Linus Eriksson is a man with a memory problem: but instead of not being able to remember anyone, nobody can remember him.
The Reset Button is from my two-story collection If You Go Into The Woods. Here’s what the critics had to say:
“There are definite shades of HP Lovecraft in both stories… punchy, entertaining reads with a bit of mental gymnastics thrown in, you can’t go wrong with this one.” — Jenny Mounfield, The Compulsive Reader, author of The Ice-cream Man.
“Two very well-constructed and thought-provoking tales from an author I know I will be keeping my eyes on. 4.5 stars.” –Heather L. Faville, Doubleshot Reviews
“This is the most professional design – both inside and out – that I have seen since I started reviewing at SIFT. The writing in this story is top-notch. The writer has a strong, clean voice. He’s able to sustain an air of mystery and suspense without it feeling cheap.” — Sarah Nicolas, SIFT Book Reviews
The Reset Button
Linus Eriksson placed the coffee pot on the stove and set the table for breakfast. He was out of bread. Typical. Switching the cooker off, he put on his heavy fleece-lined coat and began rummaging for his keys. Although fastidious in the upkeep of his one-bedroom apartment, he was invariably delayed while searching for his keys. Down the side of the sofa. On top of the fridge. Or still in the door outside. Today, he located them in the bathroom cabinet, under his toothpaste.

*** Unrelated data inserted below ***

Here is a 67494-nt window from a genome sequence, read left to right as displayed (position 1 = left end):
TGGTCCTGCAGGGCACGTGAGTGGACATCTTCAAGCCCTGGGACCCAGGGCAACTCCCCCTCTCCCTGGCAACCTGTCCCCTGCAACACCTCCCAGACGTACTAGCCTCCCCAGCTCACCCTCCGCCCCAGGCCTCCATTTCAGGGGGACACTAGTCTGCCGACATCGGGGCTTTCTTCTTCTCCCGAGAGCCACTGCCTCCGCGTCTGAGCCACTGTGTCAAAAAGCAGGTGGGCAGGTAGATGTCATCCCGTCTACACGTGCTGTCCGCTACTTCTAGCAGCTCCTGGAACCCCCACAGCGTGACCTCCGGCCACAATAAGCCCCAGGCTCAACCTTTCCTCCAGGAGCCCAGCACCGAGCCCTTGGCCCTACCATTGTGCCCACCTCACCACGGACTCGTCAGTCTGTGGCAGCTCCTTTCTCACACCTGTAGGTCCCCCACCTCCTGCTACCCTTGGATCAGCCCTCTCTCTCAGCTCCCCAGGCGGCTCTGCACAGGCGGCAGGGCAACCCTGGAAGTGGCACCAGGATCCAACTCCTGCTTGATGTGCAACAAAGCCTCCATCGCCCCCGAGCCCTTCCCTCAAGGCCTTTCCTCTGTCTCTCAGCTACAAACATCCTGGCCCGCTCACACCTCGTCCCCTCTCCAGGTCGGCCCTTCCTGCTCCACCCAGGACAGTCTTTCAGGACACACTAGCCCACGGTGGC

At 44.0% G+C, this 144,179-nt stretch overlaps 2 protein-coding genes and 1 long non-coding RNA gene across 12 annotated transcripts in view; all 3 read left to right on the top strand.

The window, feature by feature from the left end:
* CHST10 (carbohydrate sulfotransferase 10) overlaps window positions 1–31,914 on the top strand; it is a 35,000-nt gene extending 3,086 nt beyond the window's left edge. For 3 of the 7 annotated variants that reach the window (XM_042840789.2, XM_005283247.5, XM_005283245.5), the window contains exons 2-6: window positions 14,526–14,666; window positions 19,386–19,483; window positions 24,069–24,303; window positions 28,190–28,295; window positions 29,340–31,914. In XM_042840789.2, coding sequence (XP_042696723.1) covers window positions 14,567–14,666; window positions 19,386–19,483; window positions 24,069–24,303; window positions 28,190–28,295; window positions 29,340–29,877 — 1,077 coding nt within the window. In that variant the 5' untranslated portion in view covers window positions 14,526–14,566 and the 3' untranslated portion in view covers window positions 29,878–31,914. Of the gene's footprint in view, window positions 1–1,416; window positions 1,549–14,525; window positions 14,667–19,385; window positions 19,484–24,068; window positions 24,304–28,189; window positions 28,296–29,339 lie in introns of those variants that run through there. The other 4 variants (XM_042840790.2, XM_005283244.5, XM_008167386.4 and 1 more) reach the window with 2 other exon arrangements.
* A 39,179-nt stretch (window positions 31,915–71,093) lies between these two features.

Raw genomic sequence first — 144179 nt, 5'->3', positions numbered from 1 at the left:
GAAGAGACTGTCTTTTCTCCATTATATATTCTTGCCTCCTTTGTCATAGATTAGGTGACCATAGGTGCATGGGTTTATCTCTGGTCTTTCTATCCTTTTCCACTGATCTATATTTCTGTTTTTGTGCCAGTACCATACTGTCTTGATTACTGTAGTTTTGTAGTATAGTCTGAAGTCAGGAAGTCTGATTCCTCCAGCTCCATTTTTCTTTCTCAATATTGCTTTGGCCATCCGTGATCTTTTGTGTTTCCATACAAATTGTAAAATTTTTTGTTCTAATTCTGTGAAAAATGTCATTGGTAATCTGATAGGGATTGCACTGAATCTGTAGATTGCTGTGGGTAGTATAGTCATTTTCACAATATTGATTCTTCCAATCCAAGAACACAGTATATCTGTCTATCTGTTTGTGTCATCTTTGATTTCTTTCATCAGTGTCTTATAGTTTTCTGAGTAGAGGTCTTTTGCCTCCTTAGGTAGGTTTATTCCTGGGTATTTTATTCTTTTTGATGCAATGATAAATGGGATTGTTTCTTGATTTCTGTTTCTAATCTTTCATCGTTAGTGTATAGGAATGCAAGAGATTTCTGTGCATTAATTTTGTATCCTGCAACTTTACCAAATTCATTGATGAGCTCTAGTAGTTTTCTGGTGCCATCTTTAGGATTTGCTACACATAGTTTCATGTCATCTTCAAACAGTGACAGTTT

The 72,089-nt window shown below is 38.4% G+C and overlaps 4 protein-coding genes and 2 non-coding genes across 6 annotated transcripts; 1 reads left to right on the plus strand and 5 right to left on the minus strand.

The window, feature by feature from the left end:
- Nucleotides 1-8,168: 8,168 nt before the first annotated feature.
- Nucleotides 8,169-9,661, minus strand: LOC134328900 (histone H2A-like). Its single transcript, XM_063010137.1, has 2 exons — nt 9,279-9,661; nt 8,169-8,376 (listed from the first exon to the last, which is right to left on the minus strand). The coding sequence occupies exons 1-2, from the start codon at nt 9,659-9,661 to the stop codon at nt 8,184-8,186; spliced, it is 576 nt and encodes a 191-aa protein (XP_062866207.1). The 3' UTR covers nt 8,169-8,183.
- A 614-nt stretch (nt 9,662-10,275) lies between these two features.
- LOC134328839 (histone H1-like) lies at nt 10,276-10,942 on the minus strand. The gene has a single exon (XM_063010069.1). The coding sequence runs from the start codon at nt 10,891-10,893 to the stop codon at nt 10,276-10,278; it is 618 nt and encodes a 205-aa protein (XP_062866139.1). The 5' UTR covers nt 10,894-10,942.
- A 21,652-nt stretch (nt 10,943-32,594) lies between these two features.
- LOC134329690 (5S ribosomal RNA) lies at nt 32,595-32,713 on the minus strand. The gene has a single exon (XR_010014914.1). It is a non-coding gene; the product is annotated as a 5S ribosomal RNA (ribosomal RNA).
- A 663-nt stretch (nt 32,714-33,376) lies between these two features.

Locking the door behind him, Linus walked to the elevator, cursing when he remembered it was broken, then took the stairs instead. An icy blast greeted him outside; the wind whipped his scarf off, depositing it halfway down the street. Linus brushed it clean of snow, balled it in his pocket, and tucked his chin into his coat collar. He resumed his course, tilting his head into the storm. When he reached the bakery, he stomped the snow off his boots and pushed open the door, triggering the comedic jingle that always managed to startle him. A blonde girl appeared behind the counter. “What can I get you?”
Linus smiled as he removed his gloves. “The usual.”
She blinked then bit her lip. “Sorry, I don’t…” Her voice trailed off.
“The small sourdough.” He struggled to keep the edge from his voice. He had been coming to this bakery for more than two years. He thanked her and left, holding the loaf to his chest as he walked.